At this time of year it seems like we are all tired; however chronic fatigue syndrome (CFS) is a debilitating fatigue that is not helped with rest.
Thought in years past to be a psychiatric diagnosis or findings more compatible with emotional disease, chronic fatigue syndrome affects from one to four million U.S. adults, according to 2010 Center for Disease Control Statistics. CFS is more common in women than men and in those older than 40. It can truly be disabling to those who suffer from it.
The primary symptom of CFS is, obviously enough, fatigue. There is a definite onset of symptoms, and the fatigue is disabling, quite severe, and affects both mental and physical functioning. The diagnosis is made mainly by exclusion—meaning that all other known medical causes for symptoms are ruled out before the diagnosis is established.
The Center for Disease Control Diagnosis criteria for CFS includes severe fatigue for more than six months, headache, multi-joint pain without swelling or redness, muscle pain, post-exertional discomfort for more than 24 hours, significant impairment in short term memory or concentration, tender lymph nodes, and disturbed sleep. Four of these criteria must be present for CFS to be considered.
When doctors are looking for the physical signs of CFS, their exam often fails to reveal any specific findings. Occasionally, lymph nodes will be tender and there will be trigger point pain in specific muscles on palpation. Basically there are no other physical findings specific to the disease. The differential diagnosis is extensive, including blood diseases, endocrine disorders, neurologic problems, psychiatric disorder (particularly depression) and rheumatologic disease.
Blood testing is done for the most obvious cases and viral studies are ordered when the history suggests exposure to a certain pathogen. People with CFS generally endure rigorous work-ups before a diagnosis is settled on.
The cause of CFS is still unknown. A major thought is that the immune system is involved and that the same virus that causes mononucleosis might be involved, but there is only passive association. Genetics have been looked into, as has involvement of the adrenal system, because cortisol levels have been found to be low in those with CFS. Depression and sleep disorder as primary causes for CFS have also been explored, but without clear-cut evidence of a cause and effect relationship.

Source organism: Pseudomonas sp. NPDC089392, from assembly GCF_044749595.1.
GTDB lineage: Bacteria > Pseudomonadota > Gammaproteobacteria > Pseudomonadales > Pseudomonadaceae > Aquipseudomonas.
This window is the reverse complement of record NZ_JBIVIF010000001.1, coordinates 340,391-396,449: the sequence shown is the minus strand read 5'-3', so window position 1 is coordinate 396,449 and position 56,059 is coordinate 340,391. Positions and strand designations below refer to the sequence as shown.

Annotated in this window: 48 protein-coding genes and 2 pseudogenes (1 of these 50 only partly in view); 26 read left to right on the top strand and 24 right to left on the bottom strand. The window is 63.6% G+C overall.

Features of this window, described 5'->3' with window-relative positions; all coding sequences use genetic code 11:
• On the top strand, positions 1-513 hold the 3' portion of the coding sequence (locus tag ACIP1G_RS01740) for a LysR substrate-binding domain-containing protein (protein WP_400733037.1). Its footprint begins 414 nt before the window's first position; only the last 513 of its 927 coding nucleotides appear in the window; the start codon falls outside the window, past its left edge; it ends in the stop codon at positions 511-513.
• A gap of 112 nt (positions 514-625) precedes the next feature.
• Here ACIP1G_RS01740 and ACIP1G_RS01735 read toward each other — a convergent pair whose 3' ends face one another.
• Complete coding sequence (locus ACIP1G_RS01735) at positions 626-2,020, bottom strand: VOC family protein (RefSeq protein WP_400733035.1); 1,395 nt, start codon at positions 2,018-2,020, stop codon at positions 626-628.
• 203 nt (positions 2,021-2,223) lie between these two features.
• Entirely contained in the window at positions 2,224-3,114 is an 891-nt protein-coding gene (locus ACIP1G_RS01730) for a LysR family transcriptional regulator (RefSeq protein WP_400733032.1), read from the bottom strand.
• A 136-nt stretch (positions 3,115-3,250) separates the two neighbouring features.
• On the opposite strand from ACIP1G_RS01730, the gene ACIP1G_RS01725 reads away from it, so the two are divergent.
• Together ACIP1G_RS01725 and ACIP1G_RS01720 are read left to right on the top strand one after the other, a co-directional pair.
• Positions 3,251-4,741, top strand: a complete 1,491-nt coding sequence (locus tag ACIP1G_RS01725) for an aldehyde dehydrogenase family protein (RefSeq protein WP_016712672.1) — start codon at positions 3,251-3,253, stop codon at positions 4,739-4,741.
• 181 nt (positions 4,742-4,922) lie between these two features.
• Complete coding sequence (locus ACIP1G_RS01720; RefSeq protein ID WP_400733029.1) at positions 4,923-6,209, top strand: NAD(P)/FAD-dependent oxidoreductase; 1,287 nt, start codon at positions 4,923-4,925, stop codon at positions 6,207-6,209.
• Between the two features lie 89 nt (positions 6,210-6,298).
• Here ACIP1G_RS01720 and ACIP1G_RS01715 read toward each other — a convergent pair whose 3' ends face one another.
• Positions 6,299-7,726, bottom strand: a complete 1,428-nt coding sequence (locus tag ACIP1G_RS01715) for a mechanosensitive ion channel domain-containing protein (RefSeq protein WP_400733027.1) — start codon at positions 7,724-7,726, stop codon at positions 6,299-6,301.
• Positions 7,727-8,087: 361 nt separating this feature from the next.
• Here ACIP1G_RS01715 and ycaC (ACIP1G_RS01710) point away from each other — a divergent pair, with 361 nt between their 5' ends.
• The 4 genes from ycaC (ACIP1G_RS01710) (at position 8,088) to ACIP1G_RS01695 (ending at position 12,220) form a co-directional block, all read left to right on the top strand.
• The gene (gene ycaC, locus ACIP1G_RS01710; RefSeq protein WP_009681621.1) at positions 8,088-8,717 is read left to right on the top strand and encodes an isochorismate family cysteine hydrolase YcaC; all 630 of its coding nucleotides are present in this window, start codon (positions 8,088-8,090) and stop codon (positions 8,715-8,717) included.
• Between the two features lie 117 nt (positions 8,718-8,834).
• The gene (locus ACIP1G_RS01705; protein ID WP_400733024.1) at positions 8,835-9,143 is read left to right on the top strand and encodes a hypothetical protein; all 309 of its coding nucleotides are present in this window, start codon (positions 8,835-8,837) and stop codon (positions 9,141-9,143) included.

Sadly, to date, there hasn’t been an effective treatment for CFS. Most pharmacologic and medical treatments have been unsuccessful—antiviral agents, cortisone replacement, melatonin, antidepressants, and medicine used in neurologic problems have not shown consistent benefit.
Cognitive behavior therapy, which emphasizes the role of thought and resulting action, has helped somewhat, as has progressive exercise therapy. Some people respond to treatment, some respond to time, and some don’t respond at all.
Clinical trials are ongoing with newer medications to see if there is any long-lasting beneficial effect.
CFS generally doesn’t have an increased mortality, although resulting depression and inactivity can cause other medical problems which may require a rating. There is also a significantly increased incidence of unemployment with CFS, and disability is quite common. There should always be a work-up for other causes of serious and treatable disease before the diagnosis of CFS is given as a lasting one.
Robert Goldstone, MD, FACE, FLMI
Goldstone, board certified internist and endocrinologist, is vice president and chief medical officer for Pacific Life and Pacific Life and Annuity. He has extensive brokerage and life insurance experience, having been medical director at both MetLife Brokerage and Transamerica Occidental Life. Goldstone is board certified in insurance medicine and the inaugural recipient of the W. John Elder Award for Insurance Medicine Journalism Excellence. He was also honored as a fellow of the prestigious American College of Endocrinology and has written monthly for Broker World since 1990. Goldstone can be reached by telephone at 949-420-8390. Email: firstname.lastname@example.org.